Nissan has produced the Nissan Murano every year since 2002, with only one exception (2008). The little crossover has quickly found its way into Nissan’s all-star lineup. Despite a lack of fanfare, the Murano has not only satisfied customers but managed to win some industry-wide awards (2007 Motorist Choice best premium midsize SUV, 2015 Ward’s 10 Best Interiors Winner). But there are plenty of ways the Murano doesn’t stack up to its competition, and some of them can get pretty pricey.
The Murano’s cost and safety
One big reason the Nissan Murano can’t compete with the other vehicles in its class is the price. The Nissan Murano starts around $31,000 – and so does the Nissan Pathfinder, a car that seats three more passengers. It simply doesn’t make sense to purchase one Nissan vehicle over the other if a potential buyer’s concern is fitting more passengers in the car.
On the subject of passengers, the current Nissan Murano carries better safety ratings than some previous years. Additionally, driver-assist features like a rearview camera, lane departure warnings, and even driver drowsiness warning can be found in the recent versions of the Murano. But if you’re looking to purchase a pre-owned version of the vehicle, it might be time to set some money aside for repairs. The common issues with the Murano can be expensive.
The Nissan Murano’s most common issues
The model year with the most issues by far is the 2009 Nissan Murano. With nearly 800 complaints on the 2009 Murano’s Car Complaints page, it’s no surprise that consumers are displeased with the vehicle’s performance over the years. And the kicker? Some of the most common problems are the most expensive to fix. Three of the worst (and most common) problems on the 2009 Nissan Murano are a soft brake pedal ($2,400 to fix), the ABS controller malfunctioning ($1,600), and a full transmission failure (at least $5,000).
Additionally, both the 2003 and 2011 Nissan Murano models deal with expensive transmission repairs at $4,100 and $4,000, respectively.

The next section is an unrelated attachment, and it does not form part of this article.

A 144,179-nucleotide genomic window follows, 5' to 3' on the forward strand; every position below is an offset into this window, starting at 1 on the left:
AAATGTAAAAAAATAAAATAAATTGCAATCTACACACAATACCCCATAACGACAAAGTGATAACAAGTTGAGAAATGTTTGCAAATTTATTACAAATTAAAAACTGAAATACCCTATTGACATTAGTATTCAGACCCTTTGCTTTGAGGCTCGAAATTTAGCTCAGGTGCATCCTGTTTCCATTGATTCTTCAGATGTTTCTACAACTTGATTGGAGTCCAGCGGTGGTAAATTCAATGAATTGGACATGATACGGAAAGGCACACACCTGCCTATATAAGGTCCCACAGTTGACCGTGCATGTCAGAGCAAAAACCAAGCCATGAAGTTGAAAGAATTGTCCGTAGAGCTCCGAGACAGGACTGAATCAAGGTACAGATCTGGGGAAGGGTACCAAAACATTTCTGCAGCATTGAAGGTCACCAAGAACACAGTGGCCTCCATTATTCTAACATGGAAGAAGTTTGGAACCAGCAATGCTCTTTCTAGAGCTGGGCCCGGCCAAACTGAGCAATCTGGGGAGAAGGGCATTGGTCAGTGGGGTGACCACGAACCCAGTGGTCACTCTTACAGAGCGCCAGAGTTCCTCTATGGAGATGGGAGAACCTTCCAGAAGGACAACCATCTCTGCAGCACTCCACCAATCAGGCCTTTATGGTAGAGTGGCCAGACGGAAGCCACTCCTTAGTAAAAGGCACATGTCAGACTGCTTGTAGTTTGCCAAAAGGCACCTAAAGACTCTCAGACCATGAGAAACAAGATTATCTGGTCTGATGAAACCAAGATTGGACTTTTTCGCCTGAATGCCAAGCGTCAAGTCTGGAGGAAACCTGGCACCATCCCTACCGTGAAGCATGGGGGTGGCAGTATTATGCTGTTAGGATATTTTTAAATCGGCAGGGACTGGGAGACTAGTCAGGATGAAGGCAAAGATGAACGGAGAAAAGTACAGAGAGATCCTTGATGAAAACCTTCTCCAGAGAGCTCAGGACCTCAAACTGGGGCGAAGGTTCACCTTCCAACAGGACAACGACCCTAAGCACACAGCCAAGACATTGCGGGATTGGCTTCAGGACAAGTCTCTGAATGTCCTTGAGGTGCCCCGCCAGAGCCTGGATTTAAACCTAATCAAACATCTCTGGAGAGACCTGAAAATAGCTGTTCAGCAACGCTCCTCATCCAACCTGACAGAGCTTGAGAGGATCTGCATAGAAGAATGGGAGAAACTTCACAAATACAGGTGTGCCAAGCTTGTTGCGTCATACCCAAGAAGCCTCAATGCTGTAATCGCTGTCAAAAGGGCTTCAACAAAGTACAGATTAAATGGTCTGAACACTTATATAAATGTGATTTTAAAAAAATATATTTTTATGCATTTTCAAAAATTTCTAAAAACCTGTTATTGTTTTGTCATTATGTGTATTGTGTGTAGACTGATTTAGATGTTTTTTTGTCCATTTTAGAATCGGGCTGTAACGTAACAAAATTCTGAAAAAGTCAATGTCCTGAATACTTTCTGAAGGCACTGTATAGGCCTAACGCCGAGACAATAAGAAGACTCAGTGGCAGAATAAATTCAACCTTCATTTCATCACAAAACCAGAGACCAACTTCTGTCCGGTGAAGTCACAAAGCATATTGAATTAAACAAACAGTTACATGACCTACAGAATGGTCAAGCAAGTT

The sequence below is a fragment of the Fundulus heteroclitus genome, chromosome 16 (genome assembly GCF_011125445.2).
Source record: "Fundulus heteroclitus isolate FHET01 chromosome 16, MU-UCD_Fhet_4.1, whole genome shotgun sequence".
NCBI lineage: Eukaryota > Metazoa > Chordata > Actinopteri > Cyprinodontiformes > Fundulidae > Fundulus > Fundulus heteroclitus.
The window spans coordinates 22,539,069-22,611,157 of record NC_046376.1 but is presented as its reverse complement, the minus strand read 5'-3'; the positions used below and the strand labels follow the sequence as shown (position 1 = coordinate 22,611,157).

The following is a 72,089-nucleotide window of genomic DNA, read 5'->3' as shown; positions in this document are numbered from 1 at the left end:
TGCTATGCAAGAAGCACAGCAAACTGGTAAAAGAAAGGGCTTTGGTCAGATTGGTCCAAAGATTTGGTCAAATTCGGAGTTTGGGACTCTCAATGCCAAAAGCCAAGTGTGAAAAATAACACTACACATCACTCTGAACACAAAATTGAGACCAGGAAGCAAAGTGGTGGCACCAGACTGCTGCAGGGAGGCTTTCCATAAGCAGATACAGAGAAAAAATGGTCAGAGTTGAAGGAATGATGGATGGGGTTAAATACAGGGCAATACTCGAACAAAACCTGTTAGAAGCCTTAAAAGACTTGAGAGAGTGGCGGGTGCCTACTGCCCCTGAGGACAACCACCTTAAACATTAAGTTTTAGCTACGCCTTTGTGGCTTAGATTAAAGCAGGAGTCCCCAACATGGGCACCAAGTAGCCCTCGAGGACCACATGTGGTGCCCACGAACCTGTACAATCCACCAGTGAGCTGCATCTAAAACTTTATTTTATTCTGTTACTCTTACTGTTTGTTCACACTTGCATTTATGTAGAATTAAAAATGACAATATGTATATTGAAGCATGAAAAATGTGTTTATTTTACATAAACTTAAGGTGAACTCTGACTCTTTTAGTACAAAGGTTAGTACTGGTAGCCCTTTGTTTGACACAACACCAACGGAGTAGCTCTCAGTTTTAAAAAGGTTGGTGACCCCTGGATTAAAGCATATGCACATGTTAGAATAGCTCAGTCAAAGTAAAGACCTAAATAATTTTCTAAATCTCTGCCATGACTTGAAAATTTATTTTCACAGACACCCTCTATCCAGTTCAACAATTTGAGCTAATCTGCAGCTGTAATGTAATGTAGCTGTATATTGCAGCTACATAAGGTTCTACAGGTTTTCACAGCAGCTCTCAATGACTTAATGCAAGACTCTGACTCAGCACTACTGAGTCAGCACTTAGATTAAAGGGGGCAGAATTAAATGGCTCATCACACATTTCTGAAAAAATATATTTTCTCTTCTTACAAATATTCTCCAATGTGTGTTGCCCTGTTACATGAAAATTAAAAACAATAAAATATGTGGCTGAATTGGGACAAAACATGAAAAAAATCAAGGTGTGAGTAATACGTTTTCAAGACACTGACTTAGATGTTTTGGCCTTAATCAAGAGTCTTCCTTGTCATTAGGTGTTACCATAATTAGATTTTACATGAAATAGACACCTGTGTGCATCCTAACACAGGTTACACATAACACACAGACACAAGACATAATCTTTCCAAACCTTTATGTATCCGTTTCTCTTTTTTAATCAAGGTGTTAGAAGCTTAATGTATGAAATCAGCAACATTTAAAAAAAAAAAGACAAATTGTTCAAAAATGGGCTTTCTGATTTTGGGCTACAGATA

The 2009 Murano’s flaws are no secret. But with many used cars, older model years come with fixable, affordable repairs. The 2009 Murano is not among them. In fact, along with the standard repairs, the 2009 model year also boasts four separate recalls, affecting hundreds of thousands of vehicles.
The Nissan Murano in 2020 and beyond
It’s important not to forget how expensive the 2009 Nissan Murano is to repair and maintain. But 2009 and also 2011 were a long time ago, and Nissan is dedicated to improving their craft. The 2020 model year is not only an improvement over the 2009 model, but sales data indicates that it may be Nissan’s flagship vehicle before too many years pass. And with good reason too.
Nissan has learned from their expensive, flaw-ridden versions of the Murano. The Car Complaints page with hundreds of complaints on the 2009 model year? Absolutely zero complaints for 2020 or 2019 listed on the main page. While drilling down into the details of 2020 and 2019 does return some minor NHTSA complaints, it’s clear that things have dramatically improved over the last decade.
2009 was the first model year for the second-generation Nissan Murano. After closing the production of the first generation in 2007, Nissan gave the Murano a year off as they reworked the Nissan D platform for the new version of the Murano. The vehicle came with some common (and expensive) growing pains, but things have certainly settled down for Nissan in the interim. Whether they push the Murano as the star of the company going forward or not, it’s a relief to know that the expensive issues of the 2009 model year are unlikely to repeat.